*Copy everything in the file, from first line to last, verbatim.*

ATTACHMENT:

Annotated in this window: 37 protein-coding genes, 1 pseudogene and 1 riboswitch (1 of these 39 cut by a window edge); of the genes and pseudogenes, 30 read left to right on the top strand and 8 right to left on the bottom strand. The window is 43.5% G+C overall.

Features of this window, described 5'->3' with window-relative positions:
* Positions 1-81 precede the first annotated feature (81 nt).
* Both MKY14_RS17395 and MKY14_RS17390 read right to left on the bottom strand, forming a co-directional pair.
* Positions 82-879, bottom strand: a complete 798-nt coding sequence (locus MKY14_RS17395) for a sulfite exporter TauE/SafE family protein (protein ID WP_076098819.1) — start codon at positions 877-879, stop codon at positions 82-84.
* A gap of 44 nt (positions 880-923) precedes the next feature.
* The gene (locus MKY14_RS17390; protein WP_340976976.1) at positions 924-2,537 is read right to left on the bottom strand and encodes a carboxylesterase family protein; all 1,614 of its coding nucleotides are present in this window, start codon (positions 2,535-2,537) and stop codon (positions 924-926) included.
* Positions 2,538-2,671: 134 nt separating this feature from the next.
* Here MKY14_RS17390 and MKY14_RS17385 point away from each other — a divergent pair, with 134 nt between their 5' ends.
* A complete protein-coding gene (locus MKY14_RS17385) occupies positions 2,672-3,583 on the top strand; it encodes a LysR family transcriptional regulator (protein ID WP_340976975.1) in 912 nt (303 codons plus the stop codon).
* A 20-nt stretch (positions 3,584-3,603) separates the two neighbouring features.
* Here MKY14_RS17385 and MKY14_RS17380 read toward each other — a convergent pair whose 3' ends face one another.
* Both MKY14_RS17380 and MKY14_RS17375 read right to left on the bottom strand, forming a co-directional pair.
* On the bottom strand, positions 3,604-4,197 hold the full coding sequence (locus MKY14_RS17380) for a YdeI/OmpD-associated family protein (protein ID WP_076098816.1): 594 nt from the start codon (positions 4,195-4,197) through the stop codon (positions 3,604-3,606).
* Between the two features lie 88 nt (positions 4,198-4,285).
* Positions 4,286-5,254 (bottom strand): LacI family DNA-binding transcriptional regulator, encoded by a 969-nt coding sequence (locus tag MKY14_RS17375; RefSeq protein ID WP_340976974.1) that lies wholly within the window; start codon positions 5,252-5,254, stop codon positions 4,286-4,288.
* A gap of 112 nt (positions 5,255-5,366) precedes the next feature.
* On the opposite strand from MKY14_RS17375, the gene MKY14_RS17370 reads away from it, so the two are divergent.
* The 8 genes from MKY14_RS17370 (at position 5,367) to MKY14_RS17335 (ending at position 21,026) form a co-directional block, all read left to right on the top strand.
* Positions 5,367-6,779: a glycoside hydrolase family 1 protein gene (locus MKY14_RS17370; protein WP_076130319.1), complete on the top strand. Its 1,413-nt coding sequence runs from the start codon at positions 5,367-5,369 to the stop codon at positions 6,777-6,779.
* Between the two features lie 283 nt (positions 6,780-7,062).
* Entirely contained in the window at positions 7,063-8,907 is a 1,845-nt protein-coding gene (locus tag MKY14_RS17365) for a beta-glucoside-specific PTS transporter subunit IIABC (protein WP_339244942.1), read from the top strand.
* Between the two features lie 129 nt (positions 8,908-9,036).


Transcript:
Annotated in this window: 37 protein-coding genes, 1 pseudogene and 1 riboswitch (1 of these 39 cut by a window edge); of the genes and pseudogenes, 30 read left to right on the top strand and 8 right to left on the bottom strand. The window is 43.5% G+C overall.

Features of this window, described 5'->3' with window-relative positions:
* Positions 1-81 precede the first annotated feature (81 nt).
* Both MKY14_RS17395 and MKY14_RS17390 read right to left on the bottom strand, forming a co-directional pair.
* Positions 82-879, bottom strand: a complete 798-nt coding sequence (locus MKY14_RS17395) for a sulfite exporter TauE/SafE family protein (protein ID WP_076098819.1) — start codon at positions 877-879, stop codon at positions 82-84.
* A gap of 44 nt (positions 880-923) precedes the next feature.
* The gene (locus MKY14_RS17390; protein WP_340976976.1) at positions 924-2,537 is read right to left on the bottom strand and encodes a carboxylesterase family protein; all 1,614 of its coding nucleotides are present in this window, start codon (positions 2,535-2,537) and stop codon (positions 924-926) included.
* Positions 2,538-2,671: 134 nt separating this feature from the next.
* Here MKY14_RS17390 and MKY14_RS17385 point away from each other — a divergent pair, with 134 nt between their 5' ends.
* A complete protein-coding gene (locus MKY14_RS17385) occupies positions 2,672-3,583 on the top strand; it encodes a LysR family transcriptional regulator (protein ID WP_340976975.1) in 912 nt (303 codons plus the stop codon).
* A 20-nt stretch (positions 3,584-3,603) separates the two neighbouring features.
* Here MKY14_RS17385 and MKY14_RS17380 read toward each other — a convergent pair whose 3' ends face one another.
* Both MKY14_RS17380 and MKY14_RS17375 read right to left on the bottom strand, forming a co-directional pair.
* On the bottom strand, positions 3,604-4,197 hold the full coding sequence (locus MKY14_RS17380) for a YdeI/OmpD-associated family protein (protein ID WP_076098816.1): 594 nt from the start codon (positions 4,195-4,197) through the stop codon (positions 3,604-3,606).
* Between the two features lie 88 nt (positions 4,198-4,285).
* Positions 4,286-5,254 (bottom strand): LacI family DNA-binding transcriptional regulator, encoded by a 969-nt coding sequence (locus tag MKY14_RS17375; RefSeq protein ID WP_340976974.1) that lies wholly within the window; start codon positions 5,252-5,254, stop codon positions 4,286-4,288.
* A gap of 112 nt (positions 5,255-5,366) precedes the next feature.
* On the opposite strand from MKY14_RS17375, the gene MKY14_RS17370 reads away from it, so the two are divergent.
* The 8 genes from MKY14_RS17370 (at position 5,367) to MKY14_RS17335 (ending at position 21,026) form a co-directional block, all read left to right on the top strand.
* Positions 5,367-6,779: a glycoside hydrolase family 1 protein gene (locus MKY14_RS17370; protein WP_076130319.1), complete on the top strand. Its 1,413-nt coding sequence runs from the start codon at positions 5,367-5,369 to the stop codon at positions 6,777-6,779.
* Between the two features lie 283 nt (positions 6,780-7,062).
* Entirely contained in the window at positions 7,063-8,907 is a 1,845-nt protein-coding gene (locus tag MKY14_RS17365) for a beta-glucoside-specific PTS transporter subunit IIABC (protein WP_339244942.1), read from the top strand.
* Between the two features lie 129 nt (positions 8,908-9,036).